The invention of the modern elevator in 1853 allowed buildings to rise higher and higher, becoming the statuesque skyscrapers of today. Now, in June 2013, a fresh breakthrough in elevator technology will allow skyscraper to built taller still. The Finnish elevator manufacturer Kone has announced that, after a decade in development at its lab in Lohja (which sits above a 333 meter deep mineshaft that is used as a testing ground), their carbon fiber elevator cable, dubbed UltraRope, is ready for production.
Elevators are currently suspended from steel cables (known as "ropes" in the trade) which are very heavy. In an elevator shaft 500 meters tall the steel ropes represent three quarters of the total moving mass. Though this has an huge impact on power consumption, more importantly every bit of this long cable has to support not only the elevator as well as the travelling electricity and communications lines, but also all of the cable beneath it. The weight of the cable therefore places an enormous strain on the cable itself. This limits the maximum height of elevator shafts to 500 meters; any higher and the steel would come dangerously close to breaking under the load.
UltraRope, on the other hand, isn't made of steel. Kone manufactures the rope by embedding tubes of carbon fiber in epoxy resin and then covers them in a highly friction resistant coating, so as to reduce wear and tear. The final product is a super-light and super-strong (particularly tensile strength) elevator cable that opens up a world of construction opportunity.
Indeed UltraRope is stronger and 90% lighter than its steel equivalent and is therefore capable of raising an elevator more than twice as far, to heights of a kilometer or more. Since the maximum possible height of elevators is one of the main limiting factors on the height of skyscrapers, these should double in height too. In Jeddah, Saudi Arabia, work is already progressing on the Kingdom Tower, which will be at least one kilometer tall. Now the main constraint on the height of skyscrapers is simply the cost. With a big enough budget it would be possible to build a mile-high tower. As you will see below, the very sky is no longer a limit.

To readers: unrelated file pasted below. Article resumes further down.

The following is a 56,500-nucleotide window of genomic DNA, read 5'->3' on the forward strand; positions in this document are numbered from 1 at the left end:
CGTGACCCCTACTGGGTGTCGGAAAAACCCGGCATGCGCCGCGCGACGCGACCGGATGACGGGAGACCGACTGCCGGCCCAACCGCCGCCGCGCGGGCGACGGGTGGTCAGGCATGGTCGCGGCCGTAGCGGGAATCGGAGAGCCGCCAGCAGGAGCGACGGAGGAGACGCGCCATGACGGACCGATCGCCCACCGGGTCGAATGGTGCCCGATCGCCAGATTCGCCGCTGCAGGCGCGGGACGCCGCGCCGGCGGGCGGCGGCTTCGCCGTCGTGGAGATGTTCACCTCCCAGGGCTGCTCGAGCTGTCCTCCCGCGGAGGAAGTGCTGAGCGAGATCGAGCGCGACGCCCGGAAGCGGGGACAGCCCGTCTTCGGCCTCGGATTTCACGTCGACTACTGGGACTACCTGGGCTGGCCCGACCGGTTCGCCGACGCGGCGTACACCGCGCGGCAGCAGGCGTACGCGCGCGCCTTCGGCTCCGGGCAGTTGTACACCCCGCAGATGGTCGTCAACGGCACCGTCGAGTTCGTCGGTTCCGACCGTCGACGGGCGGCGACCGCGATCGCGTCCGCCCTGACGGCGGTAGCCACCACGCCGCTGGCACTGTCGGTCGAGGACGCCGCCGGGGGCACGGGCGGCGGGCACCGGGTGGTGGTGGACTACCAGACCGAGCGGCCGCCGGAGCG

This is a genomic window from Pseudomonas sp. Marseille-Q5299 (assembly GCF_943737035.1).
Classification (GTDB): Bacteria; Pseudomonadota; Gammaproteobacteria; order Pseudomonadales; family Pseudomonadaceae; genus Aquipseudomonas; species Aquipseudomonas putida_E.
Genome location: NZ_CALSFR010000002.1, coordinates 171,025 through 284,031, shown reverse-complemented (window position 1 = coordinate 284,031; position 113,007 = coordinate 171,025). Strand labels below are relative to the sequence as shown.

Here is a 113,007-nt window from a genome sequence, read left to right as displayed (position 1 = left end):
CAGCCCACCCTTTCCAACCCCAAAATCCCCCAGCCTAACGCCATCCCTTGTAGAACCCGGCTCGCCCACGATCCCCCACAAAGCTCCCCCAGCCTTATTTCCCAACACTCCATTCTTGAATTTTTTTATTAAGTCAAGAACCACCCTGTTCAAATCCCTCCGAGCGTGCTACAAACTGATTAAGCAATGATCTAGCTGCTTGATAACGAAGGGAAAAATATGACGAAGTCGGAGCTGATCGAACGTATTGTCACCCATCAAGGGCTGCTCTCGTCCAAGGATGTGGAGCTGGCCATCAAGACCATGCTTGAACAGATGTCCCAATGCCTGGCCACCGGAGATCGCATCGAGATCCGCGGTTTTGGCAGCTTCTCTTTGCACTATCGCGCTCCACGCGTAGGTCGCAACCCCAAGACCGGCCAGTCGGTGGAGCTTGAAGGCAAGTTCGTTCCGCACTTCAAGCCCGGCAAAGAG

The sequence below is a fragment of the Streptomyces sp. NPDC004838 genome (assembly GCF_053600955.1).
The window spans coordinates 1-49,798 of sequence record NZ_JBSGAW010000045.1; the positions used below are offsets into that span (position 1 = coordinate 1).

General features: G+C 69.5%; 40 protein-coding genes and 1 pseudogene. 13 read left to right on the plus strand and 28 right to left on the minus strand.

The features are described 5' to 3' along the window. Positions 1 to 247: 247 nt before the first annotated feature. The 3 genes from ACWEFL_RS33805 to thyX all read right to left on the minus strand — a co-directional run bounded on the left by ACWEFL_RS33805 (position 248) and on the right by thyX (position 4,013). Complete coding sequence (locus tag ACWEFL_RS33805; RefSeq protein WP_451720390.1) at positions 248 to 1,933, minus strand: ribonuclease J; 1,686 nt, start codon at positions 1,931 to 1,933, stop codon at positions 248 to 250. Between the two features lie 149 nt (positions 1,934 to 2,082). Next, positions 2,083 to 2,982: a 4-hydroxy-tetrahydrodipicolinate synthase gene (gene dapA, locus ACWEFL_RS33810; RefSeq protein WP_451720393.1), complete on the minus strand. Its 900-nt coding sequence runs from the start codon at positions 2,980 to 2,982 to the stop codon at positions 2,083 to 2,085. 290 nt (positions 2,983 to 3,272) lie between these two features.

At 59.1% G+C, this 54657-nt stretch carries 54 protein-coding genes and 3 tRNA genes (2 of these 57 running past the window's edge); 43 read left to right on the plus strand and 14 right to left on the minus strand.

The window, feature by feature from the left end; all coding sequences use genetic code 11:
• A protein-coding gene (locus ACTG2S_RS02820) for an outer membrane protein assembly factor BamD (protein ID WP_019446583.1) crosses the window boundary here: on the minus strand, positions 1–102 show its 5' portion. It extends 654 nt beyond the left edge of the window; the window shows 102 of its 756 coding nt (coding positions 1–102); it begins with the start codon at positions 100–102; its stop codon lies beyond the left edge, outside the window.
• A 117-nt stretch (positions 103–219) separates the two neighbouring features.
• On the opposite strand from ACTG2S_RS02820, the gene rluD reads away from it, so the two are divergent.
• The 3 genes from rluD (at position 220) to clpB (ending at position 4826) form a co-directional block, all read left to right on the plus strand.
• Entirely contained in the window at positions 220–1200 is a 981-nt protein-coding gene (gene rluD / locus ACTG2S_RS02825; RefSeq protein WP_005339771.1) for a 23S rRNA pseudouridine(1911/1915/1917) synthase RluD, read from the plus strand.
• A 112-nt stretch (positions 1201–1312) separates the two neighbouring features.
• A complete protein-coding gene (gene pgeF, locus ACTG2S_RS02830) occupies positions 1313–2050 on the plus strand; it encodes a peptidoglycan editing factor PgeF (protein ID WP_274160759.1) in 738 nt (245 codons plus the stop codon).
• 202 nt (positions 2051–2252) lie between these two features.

Besides allowing for the construction of far taller buildings, UltraRope also has a number of other advantages. As mentioned above, lighter ropes reduce power consumption. Lighter ropes also make braking an elevator easier and reduce maintenace bills, since they last twice as long as steel cables. Lastly, since carbon fiber resonates at a different frequency than other building materials, carbon ropes will sway less as skyscrapes move in high winds, meaning that elevators won't have to shut down as often due to high winds. All of these advantages mean that the futuristic skylines of concept art are much closer to reality than they once were.
UltraRope doesn't stop with a new generation of soaring skyscrapers, it also has the potential to bring humanity one step closer to the stars. Carbon fiber elevator cables could one day be used to construct a space elevator, a way of ferrying people and equipment into orbit without having to use a highly inefficient rocket. Building a space elevator would involve lowering a 35 thousand kilometer long cable from a satellite in geosynchronous orbit above the Earth's equator, all the while simultaneously deploying another cable attached to a large mass (such as an asteroid) outwards into space to serve as a counterbalance. The competing forces of gravity (stronger at the Earth end) and the outward centripetal force (stronger at the space end) would create a tension that would hold the cable up and keep it stationary over a single position on Earth. Amongst other difficulties, the material required for a space elevator would have to be extraordinarily strong and light. Kone's UltraRope might just be this incredible material.
for another article about amazing technology, please see